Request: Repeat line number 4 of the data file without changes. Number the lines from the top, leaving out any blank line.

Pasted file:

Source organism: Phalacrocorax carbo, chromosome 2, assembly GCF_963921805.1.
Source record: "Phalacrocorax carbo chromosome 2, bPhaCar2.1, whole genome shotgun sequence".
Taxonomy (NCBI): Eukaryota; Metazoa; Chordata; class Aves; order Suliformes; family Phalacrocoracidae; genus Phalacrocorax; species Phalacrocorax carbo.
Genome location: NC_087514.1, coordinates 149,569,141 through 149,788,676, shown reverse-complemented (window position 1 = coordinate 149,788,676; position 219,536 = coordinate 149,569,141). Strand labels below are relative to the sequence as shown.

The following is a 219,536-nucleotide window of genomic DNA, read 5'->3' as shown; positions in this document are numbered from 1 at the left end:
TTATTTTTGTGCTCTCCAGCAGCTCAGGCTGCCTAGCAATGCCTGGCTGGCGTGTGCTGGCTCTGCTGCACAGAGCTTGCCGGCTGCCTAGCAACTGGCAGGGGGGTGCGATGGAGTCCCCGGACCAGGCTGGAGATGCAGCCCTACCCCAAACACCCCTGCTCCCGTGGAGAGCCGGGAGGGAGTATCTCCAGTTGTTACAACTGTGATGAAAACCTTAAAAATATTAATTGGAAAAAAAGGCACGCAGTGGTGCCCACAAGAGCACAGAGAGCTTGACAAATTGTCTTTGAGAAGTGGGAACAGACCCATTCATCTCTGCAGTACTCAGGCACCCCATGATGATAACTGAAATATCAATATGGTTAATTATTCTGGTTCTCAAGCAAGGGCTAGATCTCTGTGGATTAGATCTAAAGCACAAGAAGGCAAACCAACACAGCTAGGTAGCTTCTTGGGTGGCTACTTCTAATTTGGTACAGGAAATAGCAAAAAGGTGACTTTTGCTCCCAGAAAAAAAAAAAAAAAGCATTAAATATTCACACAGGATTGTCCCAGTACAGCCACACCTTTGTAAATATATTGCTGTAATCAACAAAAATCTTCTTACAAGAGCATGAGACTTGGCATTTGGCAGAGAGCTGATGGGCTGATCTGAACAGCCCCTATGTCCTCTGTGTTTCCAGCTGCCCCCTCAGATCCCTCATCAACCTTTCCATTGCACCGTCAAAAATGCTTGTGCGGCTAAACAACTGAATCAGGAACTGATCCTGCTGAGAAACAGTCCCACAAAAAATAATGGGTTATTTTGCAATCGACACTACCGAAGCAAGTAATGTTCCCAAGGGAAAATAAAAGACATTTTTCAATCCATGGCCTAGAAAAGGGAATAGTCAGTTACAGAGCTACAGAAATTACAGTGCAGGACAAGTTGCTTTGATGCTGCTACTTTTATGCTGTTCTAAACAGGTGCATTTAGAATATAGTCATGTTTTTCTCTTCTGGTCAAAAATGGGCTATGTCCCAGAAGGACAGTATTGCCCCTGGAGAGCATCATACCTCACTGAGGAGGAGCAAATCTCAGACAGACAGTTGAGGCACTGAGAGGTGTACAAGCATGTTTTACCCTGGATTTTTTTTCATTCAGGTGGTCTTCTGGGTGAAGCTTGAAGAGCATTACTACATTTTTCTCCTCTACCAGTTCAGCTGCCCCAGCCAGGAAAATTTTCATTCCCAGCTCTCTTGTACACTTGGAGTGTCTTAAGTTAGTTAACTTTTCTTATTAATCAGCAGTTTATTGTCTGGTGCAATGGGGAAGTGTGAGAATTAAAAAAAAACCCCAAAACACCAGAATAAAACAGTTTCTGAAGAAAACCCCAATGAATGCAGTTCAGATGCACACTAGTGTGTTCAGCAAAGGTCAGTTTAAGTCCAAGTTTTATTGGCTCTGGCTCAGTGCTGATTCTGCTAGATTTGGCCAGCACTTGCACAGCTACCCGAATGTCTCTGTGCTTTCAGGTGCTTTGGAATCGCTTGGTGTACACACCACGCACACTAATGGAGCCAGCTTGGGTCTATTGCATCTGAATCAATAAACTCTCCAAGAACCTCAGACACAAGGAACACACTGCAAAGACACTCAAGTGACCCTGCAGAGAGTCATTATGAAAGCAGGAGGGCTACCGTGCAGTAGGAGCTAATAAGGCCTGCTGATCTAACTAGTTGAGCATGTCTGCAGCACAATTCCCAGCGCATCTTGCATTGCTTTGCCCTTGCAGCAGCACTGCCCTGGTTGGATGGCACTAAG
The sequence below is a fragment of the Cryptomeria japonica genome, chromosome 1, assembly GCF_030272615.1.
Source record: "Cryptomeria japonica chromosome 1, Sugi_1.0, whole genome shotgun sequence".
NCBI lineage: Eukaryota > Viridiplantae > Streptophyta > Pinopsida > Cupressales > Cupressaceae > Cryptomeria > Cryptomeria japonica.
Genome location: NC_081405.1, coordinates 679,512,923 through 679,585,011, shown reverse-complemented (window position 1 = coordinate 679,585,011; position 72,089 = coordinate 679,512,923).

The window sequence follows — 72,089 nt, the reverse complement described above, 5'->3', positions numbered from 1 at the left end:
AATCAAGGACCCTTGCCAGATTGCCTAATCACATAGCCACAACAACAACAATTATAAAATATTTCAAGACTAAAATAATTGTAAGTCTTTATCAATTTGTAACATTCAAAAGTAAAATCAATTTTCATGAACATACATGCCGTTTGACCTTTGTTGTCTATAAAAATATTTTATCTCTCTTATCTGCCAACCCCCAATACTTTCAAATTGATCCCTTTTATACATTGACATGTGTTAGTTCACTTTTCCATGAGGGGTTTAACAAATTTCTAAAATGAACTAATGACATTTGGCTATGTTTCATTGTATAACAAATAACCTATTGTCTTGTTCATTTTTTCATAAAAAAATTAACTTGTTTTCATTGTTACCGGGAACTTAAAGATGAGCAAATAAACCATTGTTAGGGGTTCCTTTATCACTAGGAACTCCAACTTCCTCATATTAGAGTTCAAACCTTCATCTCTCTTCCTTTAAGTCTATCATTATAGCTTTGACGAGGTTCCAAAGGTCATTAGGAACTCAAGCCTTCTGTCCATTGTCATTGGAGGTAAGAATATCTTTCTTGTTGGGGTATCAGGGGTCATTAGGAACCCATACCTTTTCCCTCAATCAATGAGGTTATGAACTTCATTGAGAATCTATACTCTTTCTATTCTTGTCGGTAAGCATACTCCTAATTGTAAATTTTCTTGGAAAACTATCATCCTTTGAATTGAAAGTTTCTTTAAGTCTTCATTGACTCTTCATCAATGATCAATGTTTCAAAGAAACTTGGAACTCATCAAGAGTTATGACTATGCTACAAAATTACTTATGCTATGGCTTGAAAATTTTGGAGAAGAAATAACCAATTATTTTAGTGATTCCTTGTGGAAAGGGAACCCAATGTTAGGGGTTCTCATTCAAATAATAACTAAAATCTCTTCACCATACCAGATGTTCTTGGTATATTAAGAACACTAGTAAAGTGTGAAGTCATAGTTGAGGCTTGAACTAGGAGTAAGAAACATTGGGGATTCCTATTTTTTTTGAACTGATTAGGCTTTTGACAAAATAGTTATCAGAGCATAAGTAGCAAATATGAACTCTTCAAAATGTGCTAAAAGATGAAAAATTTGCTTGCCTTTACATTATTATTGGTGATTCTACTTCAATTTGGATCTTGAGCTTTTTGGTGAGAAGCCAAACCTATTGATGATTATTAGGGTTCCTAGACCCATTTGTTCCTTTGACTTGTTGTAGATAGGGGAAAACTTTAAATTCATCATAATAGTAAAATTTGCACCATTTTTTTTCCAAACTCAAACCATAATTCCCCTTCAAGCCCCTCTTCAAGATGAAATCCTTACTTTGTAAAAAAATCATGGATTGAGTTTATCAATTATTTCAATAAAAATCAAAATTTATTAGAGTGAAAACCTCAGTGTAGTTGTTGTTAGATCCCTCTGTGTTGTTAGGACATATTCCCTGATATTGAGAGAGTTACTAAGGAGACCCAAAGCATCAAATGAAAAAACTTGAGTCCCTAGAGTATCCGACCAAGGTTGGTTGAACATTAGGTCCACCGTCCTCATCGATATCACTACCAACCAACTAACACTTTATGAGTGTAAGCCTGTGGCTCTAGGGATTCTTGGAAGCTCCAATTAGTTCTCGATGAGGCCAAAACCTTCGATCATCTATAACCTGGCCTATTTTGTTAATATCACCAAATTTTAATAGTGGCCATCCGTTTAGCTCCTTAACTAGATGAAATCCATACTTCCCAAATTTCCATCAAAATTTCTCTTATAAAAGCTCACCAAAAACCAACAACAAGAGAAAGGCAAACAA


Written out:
Genome location: NC_087514.1, coordinates 149,569,141 through 149,788,676, shown reverse-complemented (window position 1 = coordinate 149,788,676; position 219,536 = coordinate 149,569,141). Strand labels below are relative to the sequence as shown.